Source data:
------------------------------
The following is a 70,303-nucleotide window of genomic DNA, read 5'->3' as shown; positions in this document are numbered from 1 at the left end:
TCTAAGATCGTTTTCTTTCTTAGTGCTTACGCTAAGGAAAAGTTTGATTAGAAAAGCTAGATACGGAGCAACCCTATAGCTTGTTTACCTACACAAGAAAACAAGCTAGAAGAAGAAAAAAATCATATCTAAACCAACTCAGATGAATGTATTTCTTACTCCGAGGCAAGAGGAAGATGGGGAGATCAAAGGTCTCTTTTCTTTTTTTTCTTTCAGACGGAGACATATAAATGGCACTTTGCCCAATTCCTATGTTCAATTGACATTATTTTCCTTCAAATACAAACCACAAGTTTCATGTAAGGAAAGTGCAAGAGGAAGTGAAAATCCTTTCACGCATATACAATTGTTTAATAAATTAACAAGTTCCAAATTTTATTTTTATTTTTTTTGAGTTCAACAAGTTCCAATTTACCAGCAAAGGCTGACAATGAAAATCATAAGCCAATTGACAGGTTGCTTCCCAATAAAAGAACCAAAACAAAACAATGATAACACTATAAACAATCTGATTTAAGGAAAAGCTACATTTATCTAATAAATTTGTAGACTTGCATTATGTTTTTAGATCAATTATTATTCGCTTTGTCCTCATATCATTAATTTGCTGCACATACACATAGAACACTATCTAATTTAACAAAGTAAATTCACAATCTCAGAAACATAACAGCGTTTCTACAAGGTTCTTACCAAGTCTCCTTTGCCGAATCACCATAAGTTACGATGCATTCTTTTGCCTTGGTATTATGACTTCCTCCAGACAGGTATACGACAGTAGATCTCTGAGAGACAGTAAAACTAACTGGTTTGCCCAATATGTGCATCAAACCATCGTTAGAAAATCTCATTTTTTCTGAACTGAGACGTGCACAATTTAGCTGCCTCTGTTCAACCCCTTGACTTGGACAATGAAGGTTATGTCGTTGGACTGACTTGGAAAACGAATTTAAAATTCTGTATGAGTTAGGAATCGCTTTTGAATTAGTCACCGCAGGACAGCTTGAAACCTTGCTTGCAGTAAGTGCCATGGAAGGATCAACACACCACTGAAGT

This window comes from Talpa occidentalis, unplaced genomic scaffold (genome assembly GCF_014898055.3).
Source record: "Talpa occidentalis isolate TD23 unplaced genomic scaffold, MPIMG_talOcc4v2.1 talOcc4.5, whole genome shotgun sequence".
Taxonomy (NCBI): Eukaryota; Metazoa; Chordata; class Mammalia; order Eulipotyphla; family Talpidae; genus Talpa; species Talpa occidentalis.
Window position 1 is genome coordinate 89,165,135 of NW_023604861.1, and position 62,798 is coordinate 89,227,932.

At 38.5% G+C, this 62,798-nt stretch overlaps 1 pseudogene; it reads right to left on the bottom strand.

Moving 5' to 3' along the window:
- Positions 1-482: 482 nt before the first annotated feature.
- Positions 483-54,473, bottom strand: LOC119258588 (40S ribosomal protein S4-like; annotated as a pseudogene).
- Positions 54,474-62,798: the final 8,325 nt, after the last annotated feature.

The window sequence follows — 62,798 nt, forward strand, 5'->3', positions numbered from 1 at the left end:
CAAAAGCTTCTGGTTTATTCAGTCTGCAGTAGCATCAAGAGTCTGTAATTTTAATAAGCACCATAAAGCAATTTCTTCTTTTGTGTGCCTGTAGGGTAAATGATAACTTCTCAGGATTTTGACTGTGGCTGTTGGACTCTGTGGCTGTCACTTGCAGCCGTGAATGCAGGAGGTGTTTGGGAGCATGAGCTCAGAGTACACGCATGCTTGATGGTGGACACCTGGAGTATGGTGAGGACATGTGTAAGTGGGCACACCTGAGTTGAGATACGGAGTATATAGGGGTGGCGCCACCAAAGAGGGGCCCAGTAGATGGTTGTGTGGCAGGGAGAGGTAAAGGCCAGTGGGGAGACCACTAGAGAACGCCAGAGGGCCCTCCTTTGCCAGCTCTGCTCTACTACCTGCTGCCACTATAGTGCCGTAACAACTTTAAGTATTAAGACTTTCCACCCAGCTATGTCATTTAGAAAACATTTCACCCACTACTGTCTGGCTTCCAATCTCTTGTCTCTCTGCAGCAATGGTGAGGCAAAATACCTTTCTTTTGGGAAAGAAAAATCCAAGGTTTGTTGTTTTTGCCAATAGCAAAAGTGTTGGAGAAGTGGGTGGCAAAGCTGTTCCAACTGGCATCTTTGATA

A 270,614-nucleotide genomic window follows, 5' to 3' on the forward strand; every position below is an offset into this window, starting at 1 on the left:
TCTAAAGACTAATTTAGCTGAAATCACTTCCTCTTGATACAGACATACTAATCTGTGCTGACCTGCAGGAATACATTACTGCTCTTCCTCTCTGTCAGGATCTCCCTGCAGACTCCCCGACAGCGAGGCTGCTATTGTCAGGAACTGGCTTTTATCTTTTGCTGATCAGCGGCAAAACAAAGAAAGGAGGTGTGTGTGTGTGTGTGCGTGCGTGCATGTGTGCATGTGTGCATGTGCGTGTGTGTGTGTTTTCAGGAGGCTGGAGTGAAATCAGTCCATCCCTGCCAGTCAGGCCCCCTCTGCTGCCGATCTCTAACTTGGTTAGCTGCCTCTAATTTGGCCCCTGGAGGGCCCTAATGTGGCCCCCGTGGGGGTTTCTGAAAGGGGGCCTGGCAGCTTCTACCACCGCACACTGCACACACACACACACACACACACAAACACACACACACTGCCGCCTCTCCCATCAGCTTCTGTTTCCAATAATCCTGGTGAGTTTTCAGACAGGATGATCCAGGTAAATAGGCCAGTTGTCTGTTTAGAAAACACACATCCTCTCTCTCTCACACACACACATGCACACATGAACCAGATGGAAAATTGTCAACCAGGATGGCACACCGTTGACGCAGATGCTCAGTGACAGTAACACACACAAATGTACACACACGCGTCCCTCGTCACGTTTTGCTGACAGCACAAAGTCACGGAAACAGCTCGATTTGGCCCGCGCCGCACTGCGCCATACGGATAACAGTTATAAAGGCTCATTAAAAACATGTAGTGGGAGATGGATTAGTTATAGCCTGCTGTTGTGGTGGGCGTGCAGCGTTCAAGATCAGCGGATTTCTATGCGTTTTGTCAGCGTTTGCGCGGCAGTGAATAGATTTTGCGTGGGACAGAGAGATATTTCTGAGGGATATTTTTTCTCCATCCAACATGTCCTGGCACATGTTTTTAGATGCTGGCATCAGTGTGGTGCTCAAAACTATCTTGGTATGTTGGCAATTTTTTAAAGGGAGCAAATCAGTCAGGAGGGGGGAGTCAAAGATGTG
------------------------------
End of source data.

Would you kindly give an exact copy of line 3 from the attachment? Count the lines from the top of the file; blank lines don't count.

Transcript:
This window comes from Talpa occidentalis, unplaced genomic scaffold (genome assembly GCF_014898055.3).